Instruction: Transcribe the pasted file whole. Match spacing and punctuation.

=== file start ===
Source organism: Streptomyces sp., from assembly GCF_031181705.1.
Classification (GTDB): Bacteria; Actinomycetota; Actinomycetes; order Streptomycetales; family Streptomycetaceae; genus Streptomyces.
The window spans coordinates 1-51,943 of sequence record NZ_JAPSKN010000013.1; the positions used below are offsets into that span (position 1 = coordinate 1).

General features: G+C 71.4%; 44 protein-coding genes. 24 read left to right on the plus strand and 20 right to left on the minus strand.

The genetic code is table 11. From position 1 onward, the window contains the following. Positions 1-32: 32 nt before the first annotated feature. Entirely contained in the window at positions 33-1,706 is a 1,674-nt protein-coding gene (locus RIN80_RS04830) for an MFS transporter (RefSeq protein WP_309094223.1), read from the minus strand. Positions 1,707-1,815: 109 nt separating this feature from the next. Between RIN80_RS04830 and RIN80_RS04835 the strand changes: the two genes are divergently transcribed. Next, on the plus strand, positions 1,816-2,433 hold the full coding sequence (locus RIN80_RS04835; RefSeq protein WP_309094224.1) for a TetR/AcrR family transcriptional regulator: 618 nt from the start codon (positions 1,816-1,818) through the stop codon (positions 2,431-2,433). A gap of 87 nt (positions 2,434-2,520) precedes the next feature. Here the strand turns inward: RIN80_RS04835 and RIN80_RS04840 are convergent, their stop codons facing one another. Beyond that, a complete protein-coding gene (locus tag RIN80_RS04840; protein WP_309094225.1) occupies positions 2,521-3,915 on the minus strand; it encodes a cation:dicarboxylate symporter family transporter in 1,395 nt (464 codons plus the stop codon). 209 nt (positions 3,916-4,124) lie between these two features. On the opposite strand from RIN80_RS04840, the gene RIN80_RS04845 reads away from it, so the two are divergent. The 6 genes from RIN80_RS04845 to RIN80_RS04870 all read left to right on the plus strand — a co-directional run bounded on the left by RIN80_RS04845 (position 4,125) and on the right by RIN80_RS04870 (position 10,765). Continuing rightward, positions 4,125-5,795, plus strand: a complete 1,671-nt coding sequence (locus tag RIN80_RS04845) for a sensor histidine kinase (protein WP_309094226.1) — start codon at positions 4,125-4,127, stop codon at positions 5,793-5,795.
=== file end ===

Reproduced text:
Source organism: Streptomyces sp., from assembly GCF_031181705.1.
Classification (GTDB): Bacteria; Actinomycetota; Actinomycetes; order Streptomycetales; family Streptomycetaceae; genus Streptomyces.
The window spans coordinates 1-51,943 of sequence record NZ_JAPSKN010000013.1; the positions used below are offsets into that span (position 1 = coordinate 1).

General features: G+C 71.4%; 44 protein-coding genes. 24 read left to right on the plus strand and 20 right to left on the minus strand.

The genetic code is table 11. From position 1 onward, the window contains the following. Positions 1-32: 32 nt before the first annotated feature. Entirely contained in the window at positions 33-1,706 is a 1,674-nt protein-coding gene (locus RIN80_RS04830) for an MFS transporter (RefSeq protein WP_309094223.1), read from the minus strand. Positions 1,707-1,815: 109 nt separating this feature from the next. Between RIN80_RS04830 and RIN80_RS04835 the strand changes: the two genes are divergently transcribed. Next, on the plus strand, positions 1,816-2,433 hold the full coding sequence (locus RIN80_RS04835; RefSeq protein WP_309094224.1) for a TetR/AcrR family transcriptional regulator: 618 nt from the start codon (positions 1,816-1,818) through the stop codon (positions 2,431-2,433). A gap of 87 nt (positions 2,434-2,520) precedes the next feature. Here the strand turns inward: RIN80_RS04835 and RIN80_RS04840 are convergent, their stop codons facing one another. Beyond that, a complete protein-coding gene (locus tag RIN80_RS04840; protein WP_309094225.1) occupies positions 2,521-3,915 on the minus strand; it encodes a cation:dicarboxylate symporter family transporter in 1,395 nt (464 codons plus the stop codon). 209 nt (positions 3,916-4,124) lie between these two features. On the opposite strand from RIN80_RS04840, the gene RIN80_RS04845 reads away from it, so the two are divergent. The 6 genes from RIN80_RS04845 to RIN80_RS04870 all read left to right on the plus strand — a co-directional run bounded on the left by RIN80_RS04845 (position 4,125) and on the right by RIN80_RS04870 (position 10,765). Continuing rightward, positions 4,125-5,795, plus strand: a complete 1,671-nt coding sequence (locus tag RIN80_RS04845) for a sensor histidine kinase (protein WP_309094226.1) — start codon at positions 4,125-4,127, stop codon at positions 5,793-5,795.